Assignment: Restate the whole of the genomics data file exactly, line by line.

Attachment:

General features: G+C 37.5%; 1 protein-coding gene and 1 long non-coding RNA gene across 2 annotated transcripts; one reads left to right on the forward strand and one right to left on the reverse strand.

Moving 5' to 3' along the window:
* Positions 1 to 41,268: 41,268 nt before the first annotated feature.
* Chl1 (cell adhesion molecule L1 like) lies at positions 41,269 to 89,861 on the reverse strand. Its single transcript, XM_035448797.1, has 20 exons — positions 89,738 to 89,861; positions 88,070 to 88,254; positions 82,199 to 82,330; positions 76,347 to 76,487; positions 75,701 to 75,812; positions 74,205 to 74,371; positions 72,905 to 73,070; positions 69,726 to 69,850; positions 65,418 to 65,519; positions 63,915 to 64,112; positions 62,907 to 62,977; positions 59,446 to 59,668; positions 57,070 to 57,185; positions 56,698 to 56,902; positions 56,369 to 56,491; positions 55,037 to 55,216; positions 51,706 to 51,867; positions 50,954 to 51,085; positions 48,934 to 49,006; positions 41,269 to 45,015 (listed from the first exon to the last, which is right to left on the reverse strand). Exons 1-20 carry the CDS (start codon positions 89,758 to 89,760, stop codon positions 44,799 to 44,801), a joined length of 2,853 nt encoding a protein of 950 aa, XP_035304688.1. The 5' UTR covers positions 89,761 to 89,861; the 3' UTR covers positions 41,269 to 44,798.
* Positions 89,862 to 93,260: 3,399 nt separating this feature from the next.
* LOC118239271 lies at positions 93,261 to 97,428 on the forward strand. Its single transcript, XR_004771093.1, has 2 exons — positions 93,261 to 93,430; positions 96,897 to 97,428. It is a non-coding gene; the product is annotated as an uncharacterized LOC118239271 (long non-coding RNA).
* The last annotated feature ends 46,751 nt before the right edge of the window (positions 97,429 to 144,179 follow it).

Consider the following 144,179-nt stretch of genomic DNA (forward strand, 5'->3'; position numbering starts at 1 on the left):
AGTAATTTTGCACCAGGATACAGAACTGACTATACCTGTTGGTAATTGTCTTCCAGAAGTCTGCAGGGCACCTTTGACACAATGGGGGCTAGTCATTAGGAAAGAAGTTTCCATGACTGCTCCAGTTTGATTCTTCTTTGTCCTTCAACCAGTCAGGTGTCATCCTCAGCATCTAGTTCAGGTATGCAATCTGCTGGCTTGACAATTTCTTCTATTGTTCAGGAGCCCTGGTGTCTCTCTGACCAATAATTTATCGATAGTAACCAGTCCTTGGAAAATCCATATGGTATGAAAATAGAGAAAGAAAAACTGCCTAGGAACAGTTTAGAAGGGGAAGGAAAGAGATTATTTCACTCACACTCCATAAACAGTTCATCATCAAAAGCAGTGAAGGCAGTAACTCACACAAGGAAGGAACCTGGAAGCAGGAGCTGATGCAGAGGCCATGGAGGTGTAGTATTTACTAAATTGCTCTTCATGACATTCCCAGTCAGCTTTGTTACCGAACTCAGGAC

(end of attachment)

General features: G+C 37.5%; 1 protein-coding gene and 1 long non-coding RNA gene across 2 annotated transcripts; one reads left to right on the forward strand and one right to left on the reverse strand.

Moving 5' to 3' along the window:
* Positions 1 to 41,268: 41,268 nt before the first annotated feature.
* Chl1 (cell adhesion molecule L1 like) lies at positions 41,269 to 89,861 on the reverse strand. Its single transcript, XM_035448797.1, has 20 exons — positions 89,738 to 89,861; positions 88,070 to 88,254; positions 82,199 to 82,330; positions 76,347 to 76,487; positions 75,701 to 75,812; positions 74,205 to 74,371; positions 72,905 to 73,070; positions 69,726 to 69,850; positions 65,418 to 65,519; positions 63,915 to 64,112; positions 62,907 to 62,977; positions 59,446 to 59,668; positions 57,070 to 57,185; positions 56,698 to 56,902; positions 56,369 to 56,491; positions 55,037 to 55,216; positions 51,706 to 51,867; positions 50,954 to 51,085; positions 48,934 to 49,006; positions 41,269 to 45,015 (listed from the first exon to the last, which is right to left on the reverse strand). Exons 1-20 carry the CDS (start codon positions 89,758 to 89,760, stop codon positions 44,799 to 44,801), a joined length of 2,853 nt encoding a protein of 950 aa, XP_035304688.1. The 5' UTR covers positions 89,761 to 89,861; the 3' UTR covers positions 41,269 to 44,798.
* Positions 89,862 to 93,260: 3,399 nt separating this feature from the next.
* LOC118239271 lies at positions 93,261 to 97,428 on the forward strand. Its single transcript, XR_004771093.1, has 2 exons — positions 93,261 to 93,430; positions 96,897 to 97,428. It is a non-coding gene; the product is annotated as an uncharacterized LOC118239271 (long non-coding RNA).
* The last annotated feature ends 46,751 nt before the right edge of the window (positions 97,429 to 144,179 follow it).

Consider the following 144,179-nt stretch of genomic DNA (forward strand, 5'->3'; position numbering starts at 1 on the left):
AGTAATTTTGCACCAGGATACAGAACTGACTATACCTGTTGGTAATTGTCTTCCAGAAGTCTGCAGGGCACCTTTGACACAATGGGGGCTAGTCATTAGGAAAGAAGTTTCCATGACTGCTCCAGTTTGATTCTTCTTTGTCCTTCAACCAGTCAGGTGTCATCCTCAGCATCTAGTTCAGGTATGCAATCTGCTGGCTTGACAATTTCTTCTATTGTTCAGGAGCCCTGGTGTCTCTCTGACCAATAATTTATCGATAGTAACCAGTCCTTGGAAAATCCATATGGTATGAAAATAGAGAAAGAAAAACTGCCTAGGAACAGTTTAGAAGGGGAAGGAAAGAGATTATTTCACTCACACTCCATAAACAGTTCATCATCAAAAGCAGTGAAGGCAGTAACTCACACAAGGAAGGAACCTGGAAGCAGGAGCTGATGCAGAGGCCATGGAGGTGTAGTATTTACTAAATTGCTCTTCATGACATTCCCAGTCAGCTTTGTTACCGAACTCAGGAC